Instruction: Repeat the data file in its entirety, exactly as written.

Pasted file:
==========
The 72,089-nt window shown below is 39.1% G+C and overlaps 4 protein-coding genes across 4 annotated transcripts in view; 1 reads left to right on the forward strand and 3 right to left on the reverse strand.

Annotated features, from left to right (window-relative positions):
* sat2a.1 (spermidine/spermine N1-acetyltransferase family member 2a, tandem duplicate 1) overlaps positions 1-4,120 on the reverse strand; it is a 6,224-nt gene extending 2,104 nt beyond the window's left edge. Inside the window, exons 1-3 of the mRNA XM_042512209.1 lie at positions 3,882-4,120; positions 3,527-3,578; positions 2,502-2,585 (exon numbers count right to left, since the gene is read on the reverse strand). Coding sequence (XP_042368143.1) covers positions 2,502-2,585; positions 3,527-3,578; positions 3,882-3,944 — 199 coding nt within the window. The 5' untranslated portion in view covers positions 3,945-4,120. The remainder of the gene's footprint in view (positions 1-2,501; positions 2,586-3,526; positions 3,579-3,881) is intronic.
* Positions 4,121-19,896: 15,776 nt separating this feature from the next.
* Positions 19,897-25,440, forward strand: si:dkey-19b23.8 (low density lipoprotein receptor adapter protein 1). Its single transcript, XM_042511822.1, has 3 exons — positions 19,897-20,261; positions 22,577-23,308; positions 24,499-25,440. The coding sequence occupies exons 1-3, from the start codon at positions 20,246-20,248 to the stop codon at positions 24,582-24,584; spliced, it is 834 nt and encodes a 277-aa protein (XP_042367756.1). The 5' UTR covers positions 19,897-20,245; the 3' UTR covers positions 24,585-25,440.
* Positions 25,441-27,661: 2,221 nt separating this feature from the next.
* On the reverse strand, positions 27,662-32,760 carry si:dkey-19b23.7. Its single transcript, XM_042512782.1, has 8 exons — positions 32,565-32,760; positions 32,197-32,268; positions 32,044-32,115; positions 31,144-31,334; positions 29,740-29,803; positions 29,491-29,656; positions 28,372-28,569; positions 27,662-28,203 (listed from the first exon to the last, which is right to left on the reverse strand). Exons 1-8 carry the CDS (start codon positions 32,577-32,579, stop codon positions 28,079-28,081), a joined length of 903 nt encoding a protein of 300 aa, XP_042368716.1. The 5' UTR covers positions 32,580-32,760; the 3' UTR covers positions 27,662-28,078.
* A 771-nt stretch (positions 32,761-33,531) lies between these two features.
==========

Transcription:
The 72,089-nt window shown below is 39.1% G+C and overlaps 4 protein-coding genes across 4 annotated transcripts in view; 1 reads left to right on the forward strand and 3 right to left on the reverse strand.

Annotated features, from left to right (window-relative positions):
* sat2a.1 (spermidine/spermine N1-acetyltransferase family member 2a, tandem duplicate 1) overlaps positions 1-4,120 on the reverse strand; it is a 6,224-nt gene extending 2,104 nt beyond the window's left edge. Inside the window, exons 1-3 of the mRNA XM_042512209.1 lie at positions 3,882-4,120; positions 3,527-3,578; positions 2,502-2,585 (exon numbers count right to left, since the gene is read on the reverse strand). Coding sequence (XP_042368143.1) covers positions 2,502-2,585; positions 3,527-3,578; positions 3,882-3,944 — 199 coding nt within the window. The 5' untranslated portion in view covers positions 3,945-4,120. The remainder of the gene's footprint in view (positions 1-2,501; positions 2,586-3,526; positions 3,579-3,881) is intronic.
* Positions 4,121-19,896: 15,776 nt separating this feature from the next.
* Positions 19,897-25,440, forward strand: si:dkey-19b23.8 (low density lipoprotein receptor adapter protein 1). Its single transcript, XM_042511822.1, has 3 exons — positions 19,897-20,261; positions 22,577-23,308; positions 24,499-25,440. The coding sequence occupies exons 1-3, from the start codon at positions 20,246-20,248 to the stop codon at positions 24,582-24,584; spliced, it is 834 nt and encodes a 277-aa protein (XP_042367756.1). The 5' UTR covers positions 19,897-20,245; the 3' UTR covers positions 24,585-25,440.
* Positions 25,441-27,661: 2,221 nt separating this feature from the next.
* On the reverse strand, positions 27,662-32,760 carry si:dkey-19b23.7. Its single transcript, XM_042512782.1, has 8 exons — positions 32,565-32,760; positions 32,197-32,268; positions 32,044-32,115; positions 31,144-31,334; positions 29,740-29,803; positions 29,491-29,656; positions 28,372-28,569; positions 27,662-28,203 (listed from the first exon to the last, which is right to left on the reverse strand). Exons 1-8 carry the CDS (start codon positions 32,577-32,579, stop codon positions 28,079-28,081), a joined length of 903 nt encoding a protein of 300 aa, XP_042368716.1. The 5' UTR covers positions 32,580-32,760; the 3' UTR covers positions 27,662-28,078.
* A 771-nt stretch (positions 32,761-33,531) lies between these two features.